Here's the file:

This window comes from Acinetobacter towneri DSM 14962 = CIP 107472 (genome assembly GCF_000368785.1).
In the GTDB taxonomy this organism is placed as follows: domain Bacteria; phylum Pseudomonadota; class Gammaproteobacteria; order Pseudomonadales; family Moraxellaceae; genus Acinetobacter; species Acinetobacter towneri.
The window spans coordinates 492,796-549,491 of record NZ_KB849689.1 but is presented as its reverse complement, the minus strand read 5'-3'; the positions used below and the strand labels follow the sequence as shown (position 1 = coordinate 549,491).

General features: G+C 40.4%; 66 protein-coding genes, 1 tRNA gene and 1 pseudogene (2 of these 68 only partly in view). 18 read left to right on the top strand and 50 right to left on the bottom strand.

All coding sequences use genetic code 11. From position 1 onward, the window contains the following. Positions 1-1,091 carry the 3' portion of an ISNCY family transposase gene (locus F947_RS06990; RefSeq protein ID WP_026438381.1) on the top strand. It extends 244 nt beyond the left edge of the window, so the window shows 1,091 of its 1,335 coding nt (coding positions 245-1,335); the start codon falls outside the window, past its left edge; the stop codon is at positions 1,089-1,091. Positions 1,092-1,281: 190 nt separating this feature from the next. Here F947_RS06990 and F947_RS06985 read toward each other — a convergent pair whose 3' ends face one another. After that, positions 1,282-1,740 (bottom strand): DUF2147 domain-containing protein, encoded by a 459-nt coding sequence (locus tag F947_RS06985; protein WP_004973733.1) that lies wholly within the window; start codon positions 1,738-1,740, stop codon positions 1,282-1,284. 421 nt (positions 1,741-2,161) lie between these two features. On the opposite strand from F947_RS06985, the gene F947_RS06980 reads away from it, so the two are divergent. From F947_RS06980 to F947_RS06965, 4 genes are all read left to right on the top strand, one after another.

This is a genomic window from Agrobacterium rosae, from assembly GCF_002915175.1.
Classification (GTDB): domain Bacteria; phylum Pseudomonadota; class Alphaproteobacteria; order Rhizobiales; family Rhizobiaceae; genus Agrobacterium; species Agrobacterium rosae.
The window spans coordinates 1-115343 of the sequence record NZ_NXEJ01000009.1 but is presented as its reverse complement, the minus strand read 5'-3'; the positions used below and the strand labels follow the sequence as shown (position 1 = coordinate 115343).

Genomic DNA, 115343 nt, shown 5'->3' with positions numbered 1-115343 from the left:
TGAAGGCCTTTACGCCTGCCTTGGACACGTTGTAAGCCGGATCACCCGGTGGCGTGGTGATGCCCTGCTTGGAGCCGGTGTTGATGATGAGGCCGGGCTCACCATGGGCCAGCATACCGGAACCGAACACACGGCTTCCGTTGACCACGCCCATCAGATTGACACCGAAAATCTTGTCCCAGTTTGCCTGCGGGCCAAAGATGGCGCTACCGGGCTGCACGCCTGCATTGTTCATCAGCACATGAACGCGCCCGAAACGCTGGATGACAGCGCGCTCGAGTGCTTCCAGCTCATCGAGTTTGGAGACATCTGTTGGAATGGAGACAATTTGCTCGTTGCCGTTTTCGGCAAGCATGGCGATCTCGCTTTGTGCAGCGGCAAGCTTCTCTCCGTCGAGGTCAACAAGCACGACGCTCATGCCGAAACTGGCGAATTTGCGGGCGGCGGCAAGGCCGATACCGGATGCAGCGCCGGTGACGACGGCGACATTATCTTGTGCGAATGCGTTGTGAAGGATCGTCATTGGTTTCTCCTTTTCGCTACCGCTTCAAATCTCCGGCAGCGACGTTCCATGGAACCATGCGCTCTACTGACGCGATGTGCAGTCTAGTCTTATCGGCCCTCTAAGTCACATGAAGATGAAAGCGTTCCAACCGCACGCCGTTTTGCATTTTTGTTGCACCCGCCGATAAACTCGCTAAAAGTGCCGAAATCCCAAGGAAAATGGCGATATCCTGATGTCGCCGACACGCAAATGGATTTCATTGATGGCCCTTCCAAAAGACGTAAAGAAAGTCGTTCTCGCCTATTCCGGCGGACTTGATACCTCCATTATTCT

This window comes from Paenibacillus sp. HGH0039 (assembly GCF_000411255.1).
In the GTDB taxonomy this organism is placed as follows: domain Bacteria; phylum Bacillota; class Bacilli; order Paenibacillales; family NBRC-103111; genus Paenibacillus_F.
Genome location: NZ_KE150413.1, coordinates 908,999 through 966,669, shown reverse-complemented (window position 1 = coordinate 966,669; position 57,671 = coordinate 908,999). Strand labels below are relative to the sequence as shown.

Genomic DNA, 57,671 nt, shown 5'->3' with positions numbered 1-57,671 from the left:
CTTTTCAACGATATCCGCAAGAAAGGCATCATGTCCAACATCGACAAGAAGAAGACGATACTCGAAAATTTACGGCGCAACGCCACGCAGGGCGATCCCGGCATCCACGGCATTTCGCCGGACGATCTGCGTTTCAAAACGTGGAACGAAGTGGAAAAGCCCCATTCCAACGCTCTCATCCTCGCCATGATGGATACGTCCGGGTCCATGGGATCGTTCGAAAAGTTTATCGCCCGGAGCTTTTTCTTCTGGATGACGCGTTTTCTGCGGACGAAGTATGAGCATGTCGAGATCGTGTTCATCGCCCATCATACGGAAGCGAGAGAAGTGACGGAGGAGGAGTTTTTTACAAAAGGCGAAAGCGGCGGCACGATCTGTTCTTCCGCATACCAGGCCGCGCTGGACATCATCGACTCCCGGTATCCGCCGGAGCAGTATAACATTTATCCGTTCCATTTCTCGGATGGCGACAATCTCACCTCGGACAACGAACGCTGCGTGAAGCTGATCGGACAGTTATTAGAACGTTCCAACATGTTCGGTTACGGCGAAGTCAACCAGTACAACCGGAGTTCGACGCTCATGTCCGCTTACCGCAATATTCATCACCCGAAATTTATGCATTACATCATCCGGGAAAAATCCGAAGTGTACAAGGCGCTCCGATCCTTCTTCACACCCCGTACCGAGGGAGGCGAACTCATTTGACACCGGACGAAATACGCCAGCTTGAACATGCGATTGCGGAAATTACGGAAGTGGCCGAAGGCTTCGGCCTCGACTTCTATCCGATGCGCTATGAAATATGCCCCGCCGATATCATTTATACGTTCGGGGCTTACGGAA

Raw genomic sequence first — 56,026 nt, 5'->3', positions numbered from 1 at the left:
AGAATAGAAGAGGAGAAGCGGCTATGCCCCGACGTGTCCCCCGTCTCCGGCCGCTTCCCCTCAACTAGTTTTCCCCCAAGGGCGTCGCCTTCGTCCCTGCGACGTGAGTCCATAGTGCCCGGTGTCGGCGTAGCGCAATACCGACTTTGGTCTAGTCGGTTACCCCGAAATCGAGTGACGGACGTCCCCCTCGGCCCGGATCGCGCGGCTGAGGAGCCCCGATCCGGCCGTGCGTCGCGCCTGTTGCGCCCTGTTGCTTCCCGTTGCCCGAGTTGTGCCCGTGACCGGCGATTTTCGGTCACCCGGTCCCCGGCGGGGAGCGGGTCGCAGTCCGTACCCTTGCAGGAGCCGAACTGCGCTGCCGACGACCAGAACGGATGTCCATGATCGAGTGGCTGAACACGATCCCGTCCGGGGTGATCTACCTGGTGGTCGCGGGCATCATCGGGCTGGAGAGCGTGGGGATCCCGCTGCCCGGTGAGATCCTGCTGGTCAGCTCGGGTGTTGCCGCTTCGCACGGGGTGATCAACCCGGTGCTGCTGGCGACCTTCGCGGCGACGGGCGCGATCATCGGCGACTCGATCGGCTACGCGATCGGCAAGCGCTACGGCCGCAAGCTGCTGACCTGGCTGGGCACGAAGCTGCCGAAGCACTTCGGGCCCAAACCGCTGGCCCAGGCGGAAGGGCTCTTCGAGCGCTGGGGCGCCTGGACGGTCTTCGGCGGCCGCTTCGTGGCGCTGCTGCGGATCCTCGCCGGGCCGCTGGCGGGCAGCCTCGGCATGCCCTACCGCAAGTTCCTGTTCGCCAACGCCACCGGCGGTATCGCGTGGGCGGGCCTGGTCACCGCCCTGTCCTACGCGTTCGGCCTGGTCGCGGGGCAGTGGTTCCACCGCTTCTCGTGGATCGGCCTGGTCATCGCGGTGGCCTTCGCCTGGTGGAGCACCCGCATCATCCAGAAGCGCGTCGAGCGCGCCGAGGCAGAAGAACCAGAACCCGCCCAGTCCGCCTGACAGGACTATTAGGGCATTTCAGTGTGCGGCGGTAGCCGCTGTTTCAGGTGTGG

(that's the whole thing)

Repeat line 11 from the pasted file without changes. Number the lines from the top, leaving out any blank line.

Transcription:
This window comes from Paenibacillus sp. HGH0039 (assembly GCF_000411255.1).